The use of tongue grids or any mechanical aid to press the Horses tongue down into the lower jaw is also not solving the problem but simply preventing the Horse from lifting the tongue up or over the bit. We should be looking to allow the Horse to be as natural as possible in all his equipment. The tongue should lie down in the Horse’s jaw and he should be able to swallow freely. If you press your own tongue down into your lower jaw with your finger you cannot swallow at all and neither can your Horse if the bit is pressing his tongue downwards.
How to make a difference:
In my experience when you change your Horses bit three things make a tremendous difference to in the bit you choose .
One is to use a bit with a mouthpiece that does not pinch or hurt the Horse when we use it.
The second thing is to stabilise the bit in the mouth so that it is placed in a better place for the Horse to carry the bit and a better place for him to receive signals from the bit.
And the third is to create more tongue room by using bits that have more space for the tongue to lie naturally in the jaw.
These three things improve the Horses comfort.
Then to improve communication for the rider the bit should give much clearer signals and a much quicker release as a reward. All these factors combined improves the Horses comfort and his ability to understand what we are trying to tell him.
When you change your bit to something that your horse can respond to that is the start of the process not the end you now have a tool to improve the way your horse goes with patience and repetition and reward.
Having a tight Cavesson or Cavesson Flash or a Grackle or any really restrictive noseband on your Horse does not actually teach your Horse anything. It just creates the same relentless pressure around your Horses face for as long as the Noseband is fastened. Making your horse think that wearing a bridle is an uncomfortable experience.
It also makes no sense to try to control the face from half way up instead of at the end it actually opens.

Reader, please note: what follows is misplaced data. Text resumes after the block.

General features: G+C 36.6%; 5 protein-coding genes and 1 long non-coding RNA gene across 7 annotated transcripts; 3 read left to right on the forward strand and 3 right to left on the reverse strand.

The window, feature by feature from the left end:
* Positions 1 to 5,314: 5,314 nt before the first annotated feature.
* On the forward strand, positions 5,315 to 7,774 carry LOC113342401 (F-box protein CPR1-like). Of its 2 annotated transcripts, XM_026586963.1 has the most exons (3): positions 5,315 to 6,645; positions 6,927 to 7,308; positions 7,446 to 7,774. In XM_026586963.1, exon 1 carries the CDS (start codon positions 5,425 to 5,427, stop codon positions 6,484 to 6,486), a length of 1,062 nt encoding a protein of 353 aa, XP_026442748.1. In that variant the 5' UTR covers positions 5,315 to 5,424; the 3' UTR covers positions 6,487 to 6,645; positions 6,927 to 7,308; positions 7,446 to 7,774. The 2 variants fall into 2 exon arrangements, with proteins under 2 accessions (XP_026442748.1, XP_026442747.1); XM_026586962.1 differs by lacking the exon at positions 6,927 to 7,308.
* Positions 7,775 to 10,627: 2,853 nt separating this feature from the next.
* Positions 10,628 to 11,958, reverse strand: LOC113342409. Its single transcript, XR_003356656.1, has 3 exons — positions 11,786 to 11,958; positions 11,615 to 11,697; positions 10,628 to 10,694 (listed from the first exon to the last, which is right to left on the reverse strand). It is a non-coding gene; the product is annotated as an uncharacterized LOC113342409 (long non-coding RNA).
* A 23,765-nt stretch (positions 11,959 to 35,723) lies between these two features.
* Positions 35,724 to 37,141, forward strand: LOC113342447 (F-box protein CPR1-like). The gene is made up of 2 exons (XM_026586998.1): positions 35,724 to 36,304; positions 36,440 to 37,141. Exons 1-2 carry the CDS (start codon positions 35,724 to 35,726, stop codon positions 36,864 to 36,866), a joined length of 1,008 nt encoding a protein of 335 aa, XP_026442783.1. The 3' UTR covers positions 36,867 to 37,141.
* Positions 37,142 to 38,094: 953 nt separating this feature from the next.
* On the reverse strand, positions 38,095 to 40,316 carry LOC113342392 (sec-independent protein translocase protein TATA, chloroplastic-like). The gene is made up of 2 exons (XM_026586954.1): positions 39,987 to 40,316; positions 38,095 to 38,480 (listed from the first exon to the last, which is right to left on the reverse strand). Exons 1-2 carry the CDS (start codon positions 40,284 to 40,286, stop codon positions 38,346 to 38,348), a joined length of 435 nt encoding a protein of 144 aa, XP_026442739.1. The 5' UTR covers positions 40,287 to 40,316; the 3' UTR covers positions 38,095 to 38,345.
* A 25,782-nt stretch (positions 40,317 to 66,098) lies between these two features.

When you work out the effect of a tight Cavesson Crank or any of the other restrictive nosebands, what actually happens is the upper parts of these nosebands are placed around the Horses face directly over the molar teeth, which means as the noseband is tightened the flesh on the inside of the Horse’s cheeks gets crushed onto the molar teeth and the horse has relentless pressure all around its upper jaw making it very hard for it to relax the face or move its mouth and jaw at all. This can cause lesions inside the cheeks ulcers and bruising.
As with all forms of training you are trying to encourage an obedient reliable horse through repeating good experiences so the horse gains knowledge, strength and ability. If part of this method involves discomfort then that is not really fair and builds resistance and fear into the equation. A much better way is to pick training equipment that it dissuades the horse from large gestures and encourages it to work within parameters.
So if you need any form of Noseband that allows the horse to move its mouth freely but dissuades it from opening the mouth too wide, the Drop Noseband is one of the only Noseband designs that does not sit over the Horses upper jaw. Because of the design of the nosepiece when a Drop Noseband is done up correctly the Nosepiece is just snug against the face but if the Horse starts to open the mouth to resist the Bit the Nosepiece tightens on the face [as the horse opens its mouth the face expands and the noseband tightens as the mouth is closed there is an immediate release of pressure]. This gives the Horse a humane but firm signal to close the mouth and relax the jaw again and as he closes the mouth the Nosepiece goes back to just a snug fit. A correctly made and fitted Drop Noseband should fit at almost Cavesson height at the front of the face which allows the nostrils to blow to their capacity without restriction and the back strap should be long enough to arc down below the bit to fit the lower jaw snuggly.